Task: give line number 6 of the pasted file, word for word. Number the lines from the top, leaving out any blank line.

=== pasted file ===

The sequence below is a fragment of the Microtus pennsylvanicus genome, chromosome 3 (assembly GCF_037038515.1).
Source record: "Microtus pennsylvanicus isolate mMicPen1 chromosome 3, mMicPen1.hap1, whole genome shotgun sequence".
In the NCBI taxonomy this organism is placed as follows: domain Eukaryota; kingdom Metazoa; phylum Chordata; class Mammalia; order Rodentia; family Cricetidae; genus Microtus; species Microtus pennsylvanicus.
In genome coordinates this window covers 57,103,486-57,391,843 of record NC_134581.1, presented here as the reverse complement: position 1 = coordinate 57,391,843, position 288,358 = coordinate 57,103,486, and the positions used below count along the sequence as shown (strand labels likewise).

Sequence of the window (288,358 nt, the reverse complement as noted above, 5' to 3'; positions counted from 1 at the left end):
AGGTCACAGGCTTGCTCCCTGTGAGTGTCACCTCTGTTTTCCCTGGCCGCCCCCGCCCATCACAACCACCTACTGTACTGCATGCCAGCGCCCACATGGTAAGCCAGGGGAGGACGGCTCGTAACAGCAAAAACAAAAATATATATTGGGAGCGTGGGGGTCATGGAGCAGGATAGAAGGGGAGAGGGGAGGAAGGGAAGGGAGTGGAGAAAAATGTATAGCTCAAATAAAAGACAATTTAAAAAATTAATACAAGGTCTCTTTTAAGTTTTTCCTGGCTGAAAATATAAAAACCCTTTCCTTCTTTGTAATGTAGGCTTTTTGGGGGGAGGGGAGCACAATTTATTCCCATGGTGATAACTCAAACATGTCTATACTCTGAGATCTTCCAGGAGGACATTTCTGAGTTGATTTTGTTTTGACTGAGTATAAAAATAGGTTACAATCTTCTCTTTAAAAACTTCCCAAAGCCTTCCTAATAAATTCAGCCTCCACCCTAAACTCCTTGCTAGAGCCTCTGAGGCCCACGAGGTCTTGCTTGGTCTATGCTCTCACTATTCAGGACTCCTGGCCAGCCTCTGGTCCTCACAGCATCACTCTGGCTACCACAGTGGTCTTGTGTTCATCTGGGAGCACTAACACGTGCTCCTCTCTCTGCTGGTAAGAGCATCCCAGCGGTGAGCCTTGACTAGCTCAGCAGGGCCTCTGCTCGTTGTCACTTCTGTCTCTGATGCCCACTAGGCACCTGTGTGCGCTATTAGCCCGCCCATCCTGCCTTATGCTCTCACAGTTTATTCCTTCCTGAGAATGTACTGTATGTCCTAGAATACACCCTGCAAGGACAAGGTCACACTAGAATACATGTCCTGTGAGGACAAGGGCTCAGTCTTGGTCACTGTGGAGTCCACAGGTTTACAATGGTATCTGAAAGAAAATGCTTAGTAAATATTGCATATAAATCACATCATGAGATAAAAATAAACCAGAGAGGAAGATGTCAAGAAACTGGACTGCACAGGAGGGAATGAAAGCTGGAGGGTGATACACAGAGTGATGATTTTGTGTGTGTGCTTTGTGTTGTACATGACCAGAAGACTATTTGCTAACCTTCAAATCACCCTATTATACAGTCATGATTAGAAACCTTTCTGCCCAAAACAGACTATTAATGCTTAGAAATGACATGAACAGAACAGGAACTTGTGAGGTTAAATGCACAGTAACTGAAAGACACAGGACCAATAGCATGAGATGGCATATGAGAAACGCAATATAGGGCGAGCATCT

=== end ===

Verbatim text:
AGGTCACAGGCTTGCTCCCTGTGAGTGTCACCTCTGTTTTCCCTGGCCGCCCCCGCCCATCACAACCACCTACTGTACTGCATGCCAGCGCCCACATGGTAAGCCAGGGGAGGACGGCTCGTAACAGCAAAAACAAAAATATATATTGGGAGCGTGGGGGTCATGGAGCAGGATAGAAGGGGAGAGGGGAGGAAGGGAAGGGAGTGGAGAAAAATGTATAGCTCAAATAAAAGACAATTTAAAAAATTAATACAAGGTCTCTTTTAAGTTTTTCCTGGCTGAAAATATAAAAACCCTTTCCTTCTTTGTAATGTAGGCTTTTTGGGGGGAGGGGAGCACAATTTATTCCCATGGTGATAACTCAAACATGTCTATACTCTGAGATCTTCCAGGAGGACATTTCTGAGTTGATTTTGTTTTGACTGAGTATAAAAATAGGTTACAATCTTCTCTTTAAAAACTTCCCAAAGCCTTCCTAATAAATTCAGCCTCCACCCTAAACTCCTTGCTAGAGCCTCTGAGGCCCACGAGGTCTTGCTTGGTCTATGCTCTCACTATTCAGGACTCCTGGCCAGCCTCTGGTCCTCACAGCATCACTCTGGCTACCACAGTGGTCTTGTGTTCATCTGGGAGCACTAACACGTGCTCCTCTCTCTGCTGGTAAGAGCATCCCAGCGGTGAGCCTTGACTAGCTCAGCAGGGCCTCTGCTCGTTGTCACTTCTGTCTCTGATGCCCACTAGGCACCTGTGTGCGCTATTAGCCCGCCCATCCTGCCTTATGCTCTCACAGTTTATTCCTTCCTGAGAATGTACTGTATGTCCTAGAATACACCCTGCAAGGACAAGGTCACACTAGAATACATGTCCTGTGAGGACAAGGGCTCAGTCTTGGTCACTGTGGAGTCCACAGGTTTACAATGGTATCTGAAAGAAAATGCTTAGTAAATATTGCATATAAATCACATCATGAGATAAAAATAAACCAGAGAGGAAGATGTCAAGAAACTGGACTGCACAGGAGGGAATGAAAGCTGGAGGGTGATACACAGAGTGATGATTTTGTGTGTGTGCTTTGTGTTGTACATGACCAGAAGACTATTTGCTAACCTTCAAATCACCCTATTATACAGTCATGATTAGAAACCTTTCTGCCCAAAACAGACTATTAATGCTTAGAAATGACATGAACAGAACAGGAACTTGTGAGGTTAAATGCACAGTAACTGAAAGACACAGGACCAATAGCATGAGATGGCATATGAGAAACGCAATATAGGGCGAGCATCT